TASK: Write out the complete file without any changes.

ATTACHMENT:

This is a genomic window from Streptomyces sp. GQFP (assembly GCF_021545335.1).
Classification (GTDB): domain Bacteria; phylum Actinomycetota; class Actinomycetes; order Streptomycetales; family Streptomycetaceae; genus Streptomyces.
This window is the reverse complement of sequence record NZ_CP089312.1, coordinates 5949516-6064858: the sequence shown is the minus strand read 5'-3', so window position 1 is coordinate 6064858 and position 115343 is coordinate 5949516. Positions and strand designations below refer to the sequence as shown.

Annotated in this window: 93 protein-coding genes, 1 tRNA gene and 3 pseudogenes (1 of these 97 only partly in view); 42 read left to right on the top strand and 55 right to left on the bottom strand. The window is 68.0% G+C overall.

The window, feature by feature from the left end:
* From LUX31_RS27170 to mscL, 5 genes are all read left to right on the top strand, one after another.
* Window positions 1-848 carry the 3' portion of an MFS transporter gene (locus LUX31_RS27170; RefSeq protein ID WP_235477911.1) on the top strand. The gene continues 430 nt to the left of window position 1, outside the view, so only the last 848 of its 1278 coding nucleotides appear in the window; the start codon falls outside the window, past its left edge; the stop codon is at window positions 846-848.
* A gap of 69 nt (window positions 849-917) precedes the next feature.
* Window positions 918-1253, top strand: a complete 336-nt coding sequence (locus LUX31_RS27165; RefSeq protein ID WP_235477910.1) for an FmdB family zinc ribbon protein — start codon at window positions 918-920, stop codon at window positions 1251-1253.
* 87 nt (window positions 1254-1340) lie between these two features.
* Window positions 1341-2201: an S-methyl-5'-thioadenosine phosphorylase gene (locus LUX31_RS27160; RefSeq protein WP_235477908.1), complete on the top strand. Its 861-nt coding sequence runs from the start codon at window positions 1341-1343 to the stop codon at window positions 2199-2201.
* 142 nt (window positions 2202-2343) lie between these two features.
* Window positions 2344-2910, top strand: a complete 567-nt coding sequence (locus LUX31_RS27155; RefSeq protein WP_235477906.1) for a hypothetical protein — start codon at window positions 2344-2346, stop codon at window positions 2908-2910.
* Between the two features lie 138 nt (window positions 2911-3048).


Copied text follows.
This is a genomic window from Streptomyces sp. GQFP (assembly GCF_021545335.1).
Classification (GTDB): domain Bacteria; phylum Actinomycetota; class Actinomycetes; order Streptomycetales; family Streptomycetaceae; genus Streptomyces.
This window is the reverse complement of sequence record NZ_CP089312.1, coordinates 5949516-6064858: the sequence shown is the minus strand read 5'-3', so window position 1 is coordinate 6064858 and position 115343 is coordinate 5949516. Positions and strand designations below refer to the sequence as shown.

Annotated in this window: 93 protein-coding genes, 1 tRNA gene and 3 pseudogenes (1 of these 97 only partly in view); 42 read left to right on the top strand and 55 right to left on the bottom strand. The window is 68.0% G+C overall.

The window, feature by feature from the left end:
* From LUX31_RS27170 to mscL, 5 genes are all read left to right on the top strand, one after another.
* Window positions 1-848 carry the 3' portion of an MFS transporter gene (locus LUX31_RS27170; RefSeq protein ID WP_235477911.1) on the top strand. The gene continues 430 nt to the left of window position 1, outside the view, so only the last 848 of its 1278 coding nucleotides appear in the window; the start codon falls outside the window, past its left edge; the stop codon is at window positions 846-848.
* A gap of 69 nt (window positions 849-917) precedes the next feature.
* Window positions 918-1253, top strand: a complete 336-nt coding sequence (locus LUX31_RS27165; RefSeq protein ID WP_235477910.1) for an FmdB family zinc ribbon protein — start codon at window positions 918-920, stop codon at window positions 1251-1253.
* 87 nt (window positions 1254-1340) lie between these two features.
* Window positions 1341-2201: an S-methyl-5'-thioadenosine phosphorylase gene (locus LUX31_RS27160; RefSeq protein WP_235477908.1), complete on the top strand. Its 861-nt coding sequence runs from the start codon at window positions 1341-1343 to the stop codon at window positions 2199-2201.
* 142 nt (window positions 2202-2343) lie between these two features.
* Window positions 2344-2910, top strand: a complete 567-nt coding sequence (locus LUX31_RS27155; RefSeq protein WP_235477906.1) for a hypothetical protein — start codon at window positions 2344-2346, stop codon at window positions 2908-2910.
* Between the two features lie 138 nt (window positions 2911-3048).